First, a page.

by Colleen Houck
Paperback, 400 pages
Published on August 15th 2015 by Hodder Paperback
When seventeen-year-old Lilliana Young enters the Metropolitan Museum of Art one morning during spring break, the last thing she expects to find is a live Egyptian prince with godlike powers, who has been reawakened after a thousand years of mummification.
And she really can’t imagine being chosen to aid him in an epic quest that will lead them across the globe.
But fate has taken hold of Lily, and she, along with her sun prince, Amon, must travel to the Valley of the Kings, raise his brothers, and stop an evil, shape-shifting god named Seth from taking over the world.
I seem to not have the best luck when it comes to Egyptian mythology. I did not enjoyed Rick Riordan’s Kane Chronicles and while I enjoyed Lily of the Nile, it’s very Isis-centered. Does this one change my luck? We’ll see.
Plot + Writing
I liked the plot, but not the writing. Even though the plot is predictable, I really enjoyed reading it. It is evenly paced and it doesn’t drag- not unless the romance is involved in it. I also like how it tried to explain the Egyptian mythology, BUT you might’ve want to read more on yourself, since this book got some things wrong. I especially liked the ancient-time flashbacks. The writing tries too hard to be poetic and quirky, and it just become awkward and cringe-y at times to read. The whole Egypt and pyramid setting also seem very unoriginal to me, it’s like the author only watched few Mummy movies or went into an Egypt exhibition before writing this book. So no score for writing and world building.
Characters (And the romance I guess)
Even though I was very picky, wore only designer clothes, and had a monthly allowance bigger than what most people my age earned in a year, I was by no means a snob.
I don’t believe in love at the first sight, but reading that sentence, I do believe in hate at the first sight. This is what our main character, Lily, told us about herself, along with “I’m not like other girls” and “woe is me because my parents are so rich yet they control me” monologue, which she will keep reminding us during the rest of the story. Even after she become obviously clingy and desperate with Amon, she keeps saying that “one of those dramatic young women vying for attention” in one way or another. She also keeps referring to herself like Liliana and Lily, along with how brave she is for joining Amon in his journey, “throw caution in the wind” (which means constantly putting herself in front of Amon, something she never does since she’s “not like other girls”), and have no care regarding her appearance.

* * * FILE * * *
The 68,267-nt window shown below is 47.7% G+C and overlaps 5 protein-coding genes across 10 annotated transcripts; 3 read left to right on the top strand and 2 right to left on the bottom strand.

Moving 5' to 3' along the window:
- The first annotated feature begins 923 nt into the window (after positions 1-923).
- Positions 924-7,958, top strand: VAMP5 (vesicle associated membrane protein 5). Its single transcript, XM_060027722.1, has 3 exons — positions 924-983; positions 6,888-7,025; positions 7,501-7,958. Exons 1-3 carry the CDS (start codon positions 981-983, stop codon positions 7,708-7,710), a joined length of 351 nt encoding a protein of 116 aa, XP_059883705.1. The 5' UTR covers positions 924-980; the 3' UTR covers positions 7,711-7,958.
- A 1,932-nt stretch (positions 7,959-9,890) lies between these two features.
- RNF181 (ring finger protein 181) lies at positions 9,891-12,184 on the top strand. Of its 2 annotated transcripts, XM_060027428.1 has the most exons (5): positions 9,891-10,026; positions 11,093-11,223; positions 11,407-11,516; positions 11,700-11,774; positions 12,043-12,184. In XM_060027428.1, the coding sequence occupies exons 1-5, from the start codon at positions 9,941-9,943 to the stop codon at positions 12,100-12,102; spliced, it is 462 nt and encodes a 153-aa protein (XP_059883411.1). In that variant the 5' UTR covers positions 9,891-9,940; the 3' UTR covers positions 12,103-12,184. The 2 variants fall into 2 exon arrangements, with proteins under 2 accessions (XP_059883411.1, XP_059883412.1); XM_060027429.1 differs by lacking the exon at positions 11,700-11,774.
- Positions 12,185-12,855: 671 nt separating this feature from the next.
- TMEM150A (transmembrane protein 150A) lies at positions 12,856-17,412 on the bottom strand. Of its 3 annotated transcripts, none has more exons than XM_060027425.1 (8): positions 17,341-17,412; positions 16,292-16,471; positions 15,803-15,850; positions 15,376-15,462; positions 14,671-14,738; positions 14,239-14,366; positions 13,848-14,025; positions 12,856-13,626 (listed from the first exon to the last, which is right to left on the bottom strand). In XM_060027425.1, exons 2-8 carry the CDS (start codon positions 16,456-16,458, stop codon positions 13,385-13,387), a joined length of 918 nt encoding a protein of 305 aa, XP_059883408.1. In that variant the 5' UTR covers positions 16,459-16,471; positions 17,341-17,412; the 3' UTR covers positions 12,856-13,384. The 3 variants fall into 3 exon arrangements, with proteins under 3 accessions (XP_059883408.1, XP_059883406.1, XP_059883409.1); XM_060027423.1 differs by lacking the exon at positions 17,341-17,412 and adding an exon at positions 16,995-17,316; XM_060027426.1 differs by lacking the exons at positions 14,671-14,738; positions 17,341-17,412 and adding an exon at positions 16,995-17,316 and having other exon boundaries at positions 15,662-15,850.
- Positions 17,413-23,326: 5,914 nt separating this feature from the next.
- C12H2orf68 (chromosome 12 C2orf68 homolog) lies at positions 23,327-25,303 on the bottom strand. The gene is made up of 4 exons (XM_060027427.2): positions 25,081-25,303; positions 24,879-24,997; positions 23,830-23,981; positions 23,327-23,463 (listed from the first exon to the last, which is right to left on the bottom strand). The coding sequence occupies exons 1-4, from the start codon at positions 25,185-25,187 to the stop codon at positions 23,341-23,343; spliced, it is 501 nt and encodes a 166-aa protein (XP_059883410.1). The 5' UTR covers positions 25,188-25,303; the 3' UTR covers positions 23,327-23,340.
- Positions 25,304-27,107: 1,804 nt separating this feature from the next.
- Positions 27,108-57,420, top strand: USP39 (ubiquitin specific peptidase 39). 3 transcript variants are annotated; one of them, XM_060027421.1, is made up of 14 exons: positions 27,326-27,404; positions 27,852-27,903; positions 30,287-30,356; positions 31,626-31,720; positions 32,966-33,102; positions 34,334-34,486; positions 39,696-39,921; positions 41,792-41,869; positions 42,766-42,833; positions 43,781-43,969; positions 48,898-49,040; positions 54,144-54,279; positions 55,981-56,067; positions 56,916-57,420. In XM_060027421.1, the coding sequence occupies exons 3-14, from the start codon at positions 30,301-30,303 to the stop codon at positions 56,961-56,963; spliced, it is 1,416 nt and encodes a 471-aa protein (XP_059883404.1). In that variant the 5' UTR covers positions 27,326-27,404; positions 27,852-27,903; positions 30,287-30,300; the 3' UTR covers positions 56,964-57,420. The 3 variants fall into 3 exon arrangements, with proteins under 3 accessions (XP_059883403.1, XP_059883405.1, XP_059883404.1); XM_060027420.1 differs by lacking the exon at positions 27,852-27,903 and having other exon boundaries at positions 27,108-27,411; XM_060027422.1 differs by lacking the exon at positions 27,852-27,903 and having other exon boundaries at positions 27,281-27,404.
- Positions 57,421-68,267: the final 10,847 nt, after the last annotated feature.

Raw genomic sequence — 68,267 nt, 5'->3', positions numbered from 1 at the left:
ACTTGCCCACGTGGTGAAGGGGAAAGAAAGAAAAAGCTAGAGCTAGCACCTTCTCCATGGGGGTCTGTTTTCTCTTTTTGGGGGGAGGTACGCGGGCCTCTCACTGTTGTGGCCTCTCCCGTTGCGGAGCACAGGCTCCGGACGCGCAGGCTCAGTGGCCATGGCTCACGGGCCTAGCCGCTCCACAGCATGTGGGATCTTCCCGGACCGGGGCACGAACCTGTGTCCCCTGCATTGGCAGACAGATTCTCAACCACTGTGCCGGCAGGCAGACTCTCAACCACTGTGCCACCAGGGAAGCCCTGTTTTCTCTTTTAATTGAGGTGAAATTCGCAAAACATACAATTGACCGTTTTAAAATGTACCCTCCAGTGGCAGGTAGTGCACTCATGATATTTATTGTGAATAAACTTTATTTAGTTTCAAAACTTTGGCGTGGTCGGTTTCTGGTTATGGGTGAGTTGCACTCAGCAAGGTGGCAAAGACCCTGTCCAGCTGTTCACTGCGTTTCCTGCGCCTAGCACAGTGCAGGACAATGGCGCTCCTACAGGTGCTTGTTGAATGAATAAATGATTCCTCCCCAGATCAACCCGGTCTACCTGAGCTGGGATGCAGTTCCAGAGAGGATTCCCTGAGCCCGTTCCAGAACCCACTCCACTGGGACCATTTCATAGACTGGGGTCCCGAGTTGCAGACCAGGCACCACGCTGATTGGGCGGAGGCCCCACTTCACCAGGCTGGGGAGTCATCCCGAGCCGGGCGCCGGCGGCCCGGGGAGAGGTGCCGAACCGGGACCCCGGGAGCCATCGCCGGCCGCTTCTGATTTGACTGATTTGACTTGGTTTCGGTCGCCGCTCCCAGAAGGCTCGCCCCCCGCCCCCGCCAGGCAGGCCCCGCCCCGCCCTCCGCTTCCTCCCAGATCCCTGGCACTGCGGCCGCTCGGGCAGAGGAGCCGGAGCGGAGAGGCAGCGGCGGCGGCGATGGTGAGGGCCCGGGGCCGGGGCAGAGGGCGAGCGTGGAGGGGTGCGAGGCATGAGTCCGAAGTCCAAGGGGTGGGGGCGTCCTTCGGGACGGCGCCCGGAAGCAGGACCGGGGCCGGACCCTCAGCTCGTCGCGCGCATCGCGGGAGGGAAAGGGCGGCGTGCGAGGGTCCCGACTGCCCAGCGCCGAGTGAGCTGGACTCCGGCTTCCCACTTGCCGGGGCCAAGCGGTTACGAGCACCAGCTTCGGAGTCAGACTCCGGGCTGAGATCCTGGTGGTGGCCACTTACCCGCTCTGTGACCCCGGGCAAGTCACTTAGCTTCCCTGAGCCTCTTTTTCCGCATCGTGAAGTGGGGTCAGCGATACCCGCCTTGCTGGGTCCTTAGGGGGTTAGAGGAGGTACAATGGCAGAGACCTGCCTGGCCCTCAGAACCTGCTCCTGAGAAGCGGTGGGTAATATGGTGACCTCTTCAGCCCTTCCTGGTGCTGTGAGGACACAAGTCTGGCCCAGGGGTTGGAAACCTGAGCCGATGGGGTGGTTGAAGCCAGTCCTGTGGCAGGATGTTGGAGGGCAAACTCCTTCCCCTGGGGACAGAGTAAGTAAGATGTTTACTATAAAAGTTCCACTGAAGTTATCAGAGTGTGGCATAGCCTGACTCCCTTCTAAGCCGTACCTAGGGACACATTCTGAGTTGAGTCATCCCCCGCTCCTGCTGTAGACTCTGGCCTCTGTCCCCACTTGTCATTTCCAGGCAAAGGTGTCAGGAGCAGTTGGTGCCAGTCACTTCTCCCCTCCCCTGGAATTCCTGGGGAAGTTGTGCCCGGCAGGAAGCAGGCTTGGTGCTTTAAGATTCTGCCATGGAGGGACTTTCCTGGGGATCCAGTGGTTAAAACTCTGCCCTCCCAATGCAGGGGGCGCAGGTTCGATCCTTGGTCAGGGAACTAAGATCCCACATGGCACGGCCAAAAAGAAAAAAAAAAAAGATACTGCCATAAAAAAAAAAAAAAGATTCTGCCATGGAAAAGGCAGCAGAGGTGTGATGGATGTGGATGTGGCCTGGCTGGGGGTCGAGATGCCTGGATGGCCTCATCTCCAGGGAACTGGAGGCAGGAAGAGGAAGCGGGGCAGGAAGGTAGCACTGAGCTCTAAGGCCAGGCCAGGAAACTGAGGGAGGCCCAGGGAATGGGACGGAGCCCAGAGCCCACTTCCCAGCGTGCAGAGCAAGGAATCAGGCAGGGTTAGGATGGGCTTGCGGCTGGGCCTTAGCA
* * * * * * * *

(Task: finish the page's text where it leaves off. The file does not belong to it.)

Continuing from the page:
It’s funny how she regards herself as “good people reader” yet she can’t understand why Amon kept his distance and differentiate when is the time to fight for her life and time to seek Amon’s attention. And how brave she is, while we all know the only reason she went to that journey is because she wanted to rebel and keep her eyes on Amon. Also, if she’s so smart, get all straight As, and spend a lot of time in the museum, how can she not know that she is not supposed to touch, let alone move things inside the pyramid for there are a lot of booby traps waiting to send her to her death??
She also needs to stop mentioning how green Amon’s eyes are, how warm he is, how perfectly built his body is- basically just how “exotic” he is. Just. Stop.
Time for our heroes, the 3 brothers which are Amon, Asten, and Amhose. I don’t like Amon. I don’t know whether is it because my feeling to Lily affecting me, or I just don’t like him. The whole mind-control/hypnosis/magic things is so wrong to me, no matter what the reason, doesn’t sit right with me. He also the typical tortured/brooding hero. He’s just so cliche. I don’t know how he could be so different compared to his brothers, Asten and Amhose. They’re like Kenji Kishimoto and Leo Valdez, full of quips and smiles, yet very loyal with their purposes. It’s ironic how Amon is the reincarnation of Sun, but he’s the dullest between the brothers.
Another minor character is Dr. Hassan, which helped them through their journey. He’s so nice and devoted, so very… grandpa ish? xD I’m confused as why the book address him differently though, changing from Dr. Hassan, Osahar, to Oscar, sometimes in the same page. I also really like Anubis! He’s a bit like Apollo… with less haiku and narcissism. He actually reminds me of Anubis from Kane Chronicles.
I didn’t enjoy it. I might’ve, if we spend less time with our main characters and more on the plot development and minor characters. I might continue with the series for the sake of the minor character (hey, I survived Shatter Me by relying on Kenji and only Kenji) but I read the synopsis for the second and third book, and they are basically along the line of “doing everything she can to save Amon” and “embrace her destiny.
Also apparently, the author is well-known for not doing a good research on her books while her books use a lot of foreign cultures.
Thanks, but no.